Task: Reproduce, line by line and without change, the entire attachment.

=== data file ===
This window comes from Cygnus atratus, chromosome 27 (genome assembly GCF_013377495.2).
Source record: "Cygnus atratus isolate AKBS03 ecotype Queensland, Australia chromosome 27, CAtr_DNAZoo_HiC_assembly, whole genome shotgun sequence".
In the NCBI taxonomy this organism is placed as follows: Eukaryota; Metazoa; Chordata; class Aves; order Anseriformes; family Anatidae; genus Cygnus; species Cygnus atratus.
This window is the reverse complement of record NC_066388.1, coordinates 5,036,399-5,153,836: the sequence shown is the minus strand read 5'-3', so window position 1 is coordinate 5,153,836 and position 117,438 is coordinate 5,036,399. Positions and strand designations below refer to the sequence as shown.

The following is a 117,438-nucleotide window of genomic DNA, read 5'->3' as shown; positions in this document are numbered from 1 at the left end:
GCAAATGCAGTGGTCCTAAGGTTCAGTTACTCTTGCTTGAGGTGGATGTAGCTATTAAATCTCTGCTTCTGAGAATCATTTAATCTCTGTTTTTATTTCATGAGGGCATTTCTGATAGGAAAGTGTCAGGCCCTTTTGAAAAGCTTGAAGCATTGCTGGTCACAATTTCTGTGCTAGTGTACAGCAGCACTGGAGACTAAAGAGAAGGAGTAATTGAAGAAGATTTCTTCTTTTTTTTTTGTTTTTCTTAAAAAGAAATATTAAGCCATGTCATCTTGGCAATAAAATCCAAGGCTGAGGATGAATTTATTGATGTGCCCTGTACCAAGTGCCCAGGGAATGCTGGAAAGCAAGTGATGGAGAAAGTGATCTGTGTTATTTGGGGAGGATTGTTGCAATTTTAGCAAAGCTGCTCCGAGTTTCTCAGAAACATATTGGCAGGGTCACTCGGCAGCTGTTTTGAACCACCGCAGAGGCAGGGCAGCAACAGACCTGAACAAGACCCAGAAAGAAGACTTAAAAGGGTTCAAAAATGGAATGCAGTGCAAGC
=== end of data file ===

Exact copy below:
This window comes from Cygnus atratus, chromosome 27 (genome assembly GCF_013377495.2).
Source record: "Cygnus atratus isolate AKBS03 ecotype Queensland, Australia chromosome 27, CAtr_DNAZoo_HiC_assembly, whole genome shotgun sequence".
In the NCBI taxonomy this organism is placed as follows: Eukaryota; Metazoa; Chordata; class Aves; order Anseriformes; family Anatidae; genus Cygnus; species Cygnus atratus.
This window is the reverse complement of record NC_066388.1, coordinates 5,036,399-5,153,836: the sequence shown is the minus strand read 5'-3', so window position 1 is coordinate 5,153,836 and position 117,438 is coordinate 5,036,399. Positions and strand designations below refer to the sequence as shown.

The following is a 117,438-nucleotide window of genomic DNA, read 5'->3' as shown; positions in this document are numbered from 1 at the left end:
GCAAATGCAGTGGTCCTAAGGTTCAGTTACTCTTGCTTGAGGTGGATGTAGCTATTAAATCTCTGCTTCTGAGAATCATTTAATCTCTGTTTTTATTTCATGAGGGCATTTCTGATAGGAAAGTGTCAGGCCCTTTTGAAAAGCTTGAAGCATTGCTGGTCACAATTTCTGTGCTAGTGTACAGCAGCACTGGAGACTAAAGAGAAGGAGTAATTGAAGAAGATTTCTTCTTTTTTTTTTGTTTTTCTTAAAAAGAAATATTAAGCCATGTCATCTTGGCAATAAAATCCAAGGCTGAGGATGAATTTATTGATGTGCCCTGTACCAAGTGCCCAGGGAATGCTGGAAAGCAAGTGATGGAGAAAGTGATCTGTGTTATTTGGGGAGGATTGTTGCAATTTTAGCAAAGCTGCTCCGAGTTTCTCAGAAACATATTGGCAGGGTCACTCGGCAGCTGTTTTGAACCACCGCAGAGGCAGGGCAGCAACAGACCTGAACAAGACCCAGAAAGAAGACTTAAAAGGGTTCAAAAATGGAATGCAGTGCAAGC